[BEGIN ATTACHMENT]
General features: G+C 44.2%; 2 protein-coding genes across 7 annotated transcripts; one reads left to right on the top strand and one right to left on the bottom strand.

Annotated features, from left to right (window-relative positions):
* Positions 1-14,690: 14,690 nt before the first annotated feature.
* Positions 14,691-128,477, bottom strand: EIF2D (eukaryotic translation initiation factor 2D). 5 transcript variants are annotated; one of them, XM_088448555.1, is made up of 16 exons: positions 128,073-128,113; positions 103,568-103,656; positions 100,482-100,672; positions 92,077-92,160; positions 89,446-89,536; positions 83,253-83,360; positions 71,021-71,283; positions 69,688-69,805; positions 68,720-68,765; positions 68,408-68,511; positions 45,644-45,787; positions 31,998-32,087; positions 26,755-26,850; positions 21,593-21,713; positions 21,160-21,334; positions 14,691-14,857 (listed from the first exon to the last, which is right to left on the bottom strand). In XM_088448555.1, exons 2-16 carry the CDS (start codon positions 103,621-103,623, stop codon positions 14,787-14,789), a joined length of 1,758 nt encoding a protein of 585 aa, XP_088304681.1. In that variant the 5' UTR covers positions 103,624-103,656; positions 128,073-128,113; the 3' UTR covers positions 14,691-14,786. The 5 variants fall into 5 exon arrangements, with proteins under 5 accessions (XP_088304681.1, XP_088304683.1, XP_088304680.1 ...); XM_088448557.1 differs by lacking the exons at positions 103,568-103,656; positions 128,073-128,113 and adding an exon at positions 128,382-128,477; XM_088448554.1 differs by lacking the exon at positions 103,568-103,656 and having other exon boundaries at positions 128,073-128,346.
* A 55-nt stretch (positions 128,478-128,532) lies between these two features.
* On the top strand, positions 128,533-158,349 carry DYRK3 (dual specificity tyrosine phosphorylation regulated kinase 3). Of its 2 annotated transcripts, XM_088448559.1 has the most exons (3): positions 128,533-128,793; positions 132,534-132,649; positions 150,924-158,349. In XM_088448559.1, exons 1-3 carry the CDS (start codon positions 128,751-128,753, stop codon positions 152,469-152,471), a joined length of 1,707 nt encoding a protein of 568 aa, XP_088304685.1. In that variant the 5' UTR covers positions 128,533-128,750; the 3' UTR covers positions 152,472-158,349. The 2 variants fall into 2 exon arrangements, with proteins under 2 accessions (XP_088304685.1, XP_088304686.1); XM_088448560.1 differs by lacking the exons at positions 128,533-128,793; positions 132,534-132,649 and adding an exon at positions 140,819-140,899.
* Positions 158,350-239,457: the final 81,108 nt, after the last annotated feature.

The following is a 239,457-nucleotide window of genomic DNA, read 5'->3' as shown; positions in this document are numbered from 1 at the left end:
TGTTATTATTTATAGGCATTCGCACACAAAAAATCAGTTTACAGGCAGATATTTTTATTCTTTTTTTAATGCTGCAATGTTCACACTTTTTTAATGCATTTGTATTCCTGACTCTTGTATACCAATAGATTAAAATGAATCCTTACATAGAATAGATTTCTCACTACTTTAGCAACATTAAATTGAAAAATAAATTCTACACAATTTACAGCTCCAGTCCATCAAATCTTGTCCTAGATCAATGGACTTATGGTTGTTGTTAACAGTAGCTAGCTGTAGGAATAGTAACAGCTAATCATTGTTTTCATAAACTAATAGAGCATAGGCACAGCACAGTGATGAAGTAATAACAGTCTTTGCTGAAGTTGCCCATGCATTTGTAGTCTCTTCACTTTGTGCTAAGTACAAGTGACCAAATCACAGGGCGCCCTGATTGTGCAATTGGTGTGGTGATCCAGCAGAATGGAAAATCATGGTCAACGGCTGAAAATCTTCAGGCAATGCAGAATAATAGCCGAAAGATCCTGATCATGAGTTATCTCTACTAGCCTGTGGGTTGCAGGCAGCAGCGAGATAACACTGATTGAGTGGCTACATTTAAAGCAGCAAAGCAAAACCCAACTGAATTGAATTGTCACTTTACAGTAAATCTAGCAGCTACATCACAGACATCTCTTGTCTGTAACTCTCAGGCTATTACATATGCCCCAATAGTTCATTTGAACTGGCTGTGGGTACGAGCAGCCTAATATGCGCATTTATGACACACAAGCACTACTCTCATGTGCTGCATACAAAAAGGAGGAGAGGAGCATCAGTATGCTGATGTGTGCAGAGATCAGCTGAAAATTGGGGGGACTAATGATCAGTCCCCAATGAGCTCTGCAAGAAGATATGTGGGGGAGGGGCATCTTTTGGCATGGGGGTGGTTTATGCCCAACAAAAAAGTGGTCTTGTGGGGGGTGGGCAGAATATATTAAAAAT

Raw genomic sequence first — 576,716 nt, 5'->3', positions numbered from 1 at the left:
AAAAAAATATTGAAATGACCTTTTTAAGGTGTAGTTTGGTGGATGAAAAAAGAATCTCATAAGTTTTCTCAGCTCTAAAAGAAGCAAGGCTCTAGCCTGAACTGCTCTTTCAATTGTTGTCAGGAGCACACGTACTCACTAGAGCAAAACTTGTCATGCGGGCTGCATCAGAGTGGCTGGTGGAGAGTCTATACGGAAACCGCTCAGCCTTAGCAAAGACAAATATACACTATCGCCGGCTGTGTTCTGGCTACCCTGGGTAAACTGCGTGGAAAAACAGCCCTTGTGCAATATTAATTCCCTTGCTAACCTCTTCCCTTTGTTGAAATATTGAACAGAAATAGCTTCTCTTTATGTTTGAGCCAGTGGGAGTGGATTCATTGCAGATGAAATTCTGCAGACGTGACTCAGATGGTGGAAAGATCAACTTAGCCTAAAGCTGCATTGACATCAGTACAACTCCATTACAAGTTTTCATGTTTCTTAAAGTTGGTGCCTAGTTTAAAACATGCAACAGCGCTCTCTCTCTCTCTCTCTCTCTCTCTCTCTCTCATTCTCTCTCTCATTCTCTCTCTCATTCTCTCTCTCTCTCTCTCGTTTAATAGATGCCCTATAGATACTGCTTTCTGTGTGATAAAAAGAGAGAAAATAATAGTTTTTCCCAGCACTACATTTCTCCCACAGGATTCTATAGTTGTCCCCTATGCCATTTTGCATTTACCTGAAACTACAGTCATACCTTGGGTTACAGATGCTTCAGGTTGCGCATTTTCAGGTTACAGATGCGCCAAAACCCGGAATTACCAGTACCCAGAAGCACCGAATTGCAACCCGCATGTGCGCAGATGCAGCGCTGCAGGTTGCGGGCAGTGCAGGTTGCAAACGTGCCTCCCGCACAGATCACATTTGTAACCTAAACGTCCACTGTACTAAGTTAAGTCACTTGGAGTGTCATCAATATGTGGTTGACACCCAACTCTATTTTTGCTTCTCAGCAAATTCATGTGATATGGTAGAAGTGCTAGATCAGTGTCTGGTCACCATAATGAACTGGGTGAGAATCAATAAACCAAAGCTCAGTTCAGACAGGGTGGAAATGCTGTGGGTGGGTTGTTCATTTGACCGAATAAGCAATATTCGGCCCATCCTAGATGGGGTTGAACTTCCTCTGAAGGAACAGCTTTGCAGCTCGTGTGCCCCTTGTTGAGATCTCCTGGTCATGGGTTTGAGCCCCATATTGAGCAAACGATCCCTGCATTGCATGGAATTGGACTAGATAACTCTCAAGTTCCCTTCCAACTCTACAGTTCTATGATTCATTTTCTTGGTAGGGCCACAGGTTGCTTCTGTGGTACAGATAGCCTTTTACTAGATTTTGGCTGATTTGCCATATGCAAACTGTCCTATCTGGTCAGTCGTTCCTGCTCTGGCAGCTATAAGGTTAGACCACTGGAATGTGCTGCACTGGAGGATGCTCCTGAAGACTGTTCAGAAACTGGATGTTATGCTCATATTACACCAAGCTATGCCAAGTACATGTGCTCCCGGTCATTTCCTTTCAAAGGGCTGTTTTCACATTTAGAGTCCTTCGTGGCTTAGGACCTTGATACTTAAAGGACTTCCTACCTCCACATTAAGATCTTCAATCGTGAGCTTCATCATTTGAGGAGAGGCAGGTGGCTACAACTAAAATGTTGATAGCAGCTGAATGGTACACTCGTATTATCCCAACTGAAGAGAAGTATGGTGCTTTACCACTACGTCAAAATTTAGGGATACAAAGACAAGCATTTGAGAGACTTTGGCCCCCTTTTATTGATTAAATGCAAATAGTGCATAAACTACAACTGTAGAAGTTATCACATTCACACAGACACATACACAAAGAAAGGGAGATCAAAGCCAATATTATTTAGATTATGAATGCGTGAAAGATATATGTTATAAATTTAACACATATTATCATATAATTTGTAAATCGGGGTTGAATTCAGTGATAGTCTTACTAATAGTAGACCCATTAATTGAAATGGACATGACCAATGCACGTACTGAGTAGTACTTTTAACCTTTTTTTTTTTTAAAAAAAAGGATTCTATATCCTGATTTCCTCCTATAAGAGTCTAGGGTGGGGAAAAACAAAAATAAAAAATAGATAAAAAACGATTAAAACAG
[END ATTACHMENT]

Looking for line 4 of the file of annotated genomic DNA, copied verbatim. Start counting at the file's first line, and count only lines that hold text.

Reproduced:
* Positions 14,691-128,477, bottom strand: EIF2D (eukaryotic translation initiation factor 2D). 5 transcript variants are annotated; one of them, XM_088448555.1, is made up of 16 exons: positions 128,073-128,113; positions 103,568-103,656; positions 100,482-100,672; positions 92,077-92,160; positions 89,446-89,536; positions 83,253-83,360; positions 71,021-71,283; positions 69,688-69,805; positions 68,720-68,765; positions 68,408-68,511; positions 45,644-45,787; positions 31,998-32,087; positions 26,755-26,850; positions 21,593-21,713; positions 21,160-21,334; positions 14,691-14,857 (listed from the first exon to the last, which is right to left on the bottom strand). In XM_088448555.1, exons 2-16 carry the CDS (start codon positions 103,621-103,623, stop codon positions 14,787-14,789), a joined length of 1,758 nt encoding a protein of 585 aa, XP_088304681.1. In that variant the 5' UTR covers positions 103,624-103,656; positions 128,073-128,113; the 3' UTR covers positions 14,691-14,786. The 5 variants fall into 5 exon arrangements, with proteins under 5 accessions (XP_088304681.1, XP_088304683.1, XP_088304680.1 ...); XM_088448557.1 differs by lacking the exons at positions 103,568-103,656; positions 128,073-128,113 and adding an exon at positions 128,382-128,477; XM_088448554.1 differs by lacking the exon at positions 103,568-103,656 and having other exon boundaries at positions 128,073-128,346.